I climbed the steepening slopes towards Tower Gully, the snow consolidation worsening. At the rope’s length I dug down for an axe belay. 18 inches down I found the old hard glassy ice-neve surface. A sick feeling rose in my stomach. This was all wrong. I stopped Steve from coming further on the other rope and we both descended very gingerly to the deadman belays. Steve traversed left onto steepening icy slopes in the deteriorating visibility – now just 30 meters. He wasn’t convinced. I followed for moral support. A few metres from Stevie I spotted something stuck out of the snow.
‘’Steve, is that a bit of tat?’’
He went and scraped.
‘’Fresh tat!.. and it’s secured on a double Abalakhov!’’
We checked and double checked, tied in and brought the others over as we set up the abseil.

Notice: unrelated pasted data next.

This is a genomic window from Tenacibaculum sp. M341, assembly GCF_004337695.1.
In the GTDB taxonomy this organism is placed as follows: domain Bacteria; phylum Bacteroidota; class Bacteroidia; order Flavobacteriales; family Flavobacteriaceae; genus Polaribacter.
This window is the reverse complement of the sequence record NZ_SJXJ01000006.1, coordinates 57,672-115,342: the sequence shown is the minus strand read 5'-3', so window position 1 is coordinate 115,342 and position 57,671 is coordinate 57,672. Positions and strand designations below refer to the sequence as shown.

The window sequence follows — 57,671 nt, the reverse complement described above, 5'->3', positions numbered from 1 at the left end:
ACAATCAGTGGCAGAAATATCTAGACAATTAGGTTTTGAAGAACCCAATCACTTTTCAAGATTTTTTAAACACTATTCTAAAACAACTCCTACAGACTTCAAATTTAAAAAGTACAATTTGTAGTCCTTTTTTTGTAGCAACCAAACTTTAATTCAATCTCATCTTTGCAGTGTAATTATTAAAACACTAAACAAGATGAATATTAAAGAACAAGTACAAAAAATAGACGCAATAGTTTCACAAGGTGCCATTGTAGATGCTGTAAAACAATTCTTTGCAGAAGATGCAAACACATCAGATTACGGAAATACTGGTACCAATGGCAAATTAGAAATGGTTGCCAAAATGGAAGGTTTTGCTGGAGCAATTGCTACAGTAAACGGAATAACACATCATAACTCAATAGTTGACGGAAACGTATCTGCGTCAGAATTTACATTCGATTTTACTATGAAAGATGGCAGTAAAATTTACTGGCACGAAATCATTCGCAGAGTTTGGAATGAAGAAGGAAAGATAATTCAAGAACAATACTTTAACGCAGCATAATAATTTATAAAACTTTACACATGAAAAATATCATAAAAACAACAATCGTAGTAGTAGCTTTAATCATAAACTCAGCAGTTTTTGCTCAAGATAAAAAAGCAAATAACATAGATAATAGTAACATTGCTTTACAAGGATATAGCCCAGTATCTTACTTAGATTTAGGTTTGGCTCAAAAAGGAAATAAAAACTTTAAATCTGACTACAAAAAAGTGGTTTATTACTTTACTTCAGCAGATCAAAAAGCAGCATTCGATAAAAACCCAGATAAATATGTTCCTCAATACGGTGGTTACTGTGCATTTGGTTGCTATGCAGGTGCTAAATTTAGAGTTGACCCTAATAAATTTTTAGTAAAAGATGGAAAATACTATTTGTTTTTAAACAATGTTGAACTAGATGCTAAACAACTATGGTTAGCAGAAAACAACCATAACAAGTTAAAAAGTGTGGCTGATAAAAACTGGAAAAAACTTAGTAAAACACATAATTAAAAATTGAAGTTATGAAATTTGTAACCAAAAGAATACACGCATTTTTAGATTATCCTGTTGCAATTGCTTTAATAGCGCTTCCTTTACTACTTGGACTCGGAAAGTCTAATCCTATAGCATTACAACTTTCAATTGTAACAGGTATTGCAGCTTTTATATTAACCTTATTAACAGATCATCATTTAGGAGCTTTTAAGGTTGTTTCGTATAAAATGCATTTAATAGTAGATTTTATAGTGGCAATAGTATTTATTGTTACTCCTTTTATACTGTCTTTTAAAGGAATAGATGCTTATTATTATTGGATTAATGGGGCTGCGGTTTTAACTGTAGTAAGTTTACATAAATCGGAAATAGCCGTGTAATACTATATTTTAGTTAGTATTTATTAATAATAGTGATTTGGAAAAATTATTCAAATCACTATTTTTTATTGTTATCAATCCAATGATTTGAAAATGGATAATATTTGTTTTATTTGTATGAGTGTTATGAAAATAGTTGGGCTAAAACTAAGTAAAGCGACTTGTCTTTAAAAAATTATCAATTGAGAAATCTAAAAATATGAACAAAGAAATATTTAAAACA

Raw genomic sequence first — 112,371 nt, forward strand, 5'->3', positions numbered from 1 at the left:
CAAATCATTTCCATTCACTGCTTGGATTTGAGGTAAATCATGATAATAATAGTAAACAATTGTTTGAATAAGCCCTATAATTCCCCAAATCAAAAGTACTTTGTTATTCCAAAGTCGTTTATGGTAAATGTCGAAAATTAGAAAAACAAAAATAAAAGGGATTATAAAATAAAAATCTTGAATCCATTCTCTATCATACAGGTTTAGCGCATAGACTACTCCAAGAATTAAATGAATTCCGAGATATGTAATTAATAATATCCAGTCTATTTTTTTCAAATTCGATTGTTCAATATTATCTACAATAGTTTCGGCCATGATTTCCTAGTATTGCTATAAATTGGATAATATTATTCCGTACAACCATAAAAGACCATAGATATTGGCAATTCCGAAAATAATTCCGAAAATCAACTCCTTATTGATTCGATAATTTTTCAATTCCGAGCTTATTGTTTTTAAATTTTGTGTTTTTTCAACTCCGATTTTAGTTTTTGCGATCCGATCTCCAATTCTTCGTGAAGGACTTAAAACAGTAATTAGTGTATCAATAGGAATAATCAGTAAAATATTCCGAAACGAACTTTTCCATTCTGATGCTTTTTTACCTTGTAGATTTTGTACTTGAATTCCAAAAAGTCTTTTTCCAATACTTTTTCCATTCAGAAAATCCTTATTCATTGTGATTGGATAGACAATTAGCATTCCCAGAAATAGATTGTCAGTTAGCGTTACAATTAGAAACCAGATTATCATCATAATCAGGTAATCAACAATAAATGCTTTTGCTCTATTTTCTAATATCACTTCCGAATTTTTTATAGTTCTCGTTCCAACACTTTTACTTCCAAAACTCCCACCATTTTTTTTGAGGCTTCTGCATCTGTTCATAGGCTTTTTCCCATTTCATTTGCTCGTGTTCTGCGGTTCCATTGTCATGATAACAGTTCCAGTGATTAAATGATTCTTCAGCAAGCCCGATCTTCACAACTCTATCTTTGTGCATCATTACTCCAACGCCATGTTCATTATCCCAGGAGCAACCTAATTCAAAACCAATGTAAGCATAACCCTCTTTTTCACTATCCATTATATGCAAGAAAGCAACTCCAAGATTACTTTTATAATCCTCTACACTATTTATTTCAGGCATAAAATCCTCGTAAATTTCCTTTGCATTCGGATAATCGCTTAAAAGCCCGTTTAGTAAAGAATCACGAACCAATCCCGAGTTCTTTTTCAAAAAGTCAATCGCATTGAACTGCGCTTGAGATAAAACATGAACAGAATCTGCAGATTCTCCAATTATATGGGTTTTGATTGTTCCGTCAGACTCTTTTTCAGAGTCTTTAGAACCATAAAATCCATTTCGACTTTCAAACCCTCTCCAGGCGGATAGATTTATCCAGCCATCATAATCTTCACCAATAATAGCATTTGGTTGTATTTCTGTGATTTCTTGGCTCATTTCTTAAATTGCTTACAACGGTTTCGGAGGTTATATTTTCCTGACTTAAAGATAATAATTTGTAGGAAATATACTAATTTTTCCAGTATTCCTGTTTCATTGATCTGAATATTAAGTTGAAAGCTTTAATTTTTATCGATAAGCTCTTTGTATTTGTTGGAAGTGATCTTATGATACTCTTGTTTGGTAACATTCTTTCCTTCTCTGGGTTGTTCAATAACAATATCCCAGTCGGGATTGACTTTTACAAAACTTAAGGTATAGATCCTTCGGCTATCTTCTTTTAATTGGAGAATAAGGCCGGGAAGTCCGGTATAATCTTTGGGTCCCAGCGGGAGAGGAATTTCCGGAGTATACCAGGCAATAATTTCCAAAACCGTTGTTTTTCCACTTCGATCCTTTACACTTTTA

‘’Steve, you are closest and possibly heaviest, you go first!’’
As Stevie set up we all unclipped and self-belayed to our axes.
‘’Thanks Guys, now that’s a vote of confidence!!’’
Thirty minutes later and we were all back safely on the snow and descended to the hut.
It was Locked. Shut. A Fortress. There was no-one there.
Four mutinous mountaineers glowered at me.
Both mine and James car keys were in the hut as was my phone... I did, however have a spare set of car keys in my glove box along with a key for Waters Cottage......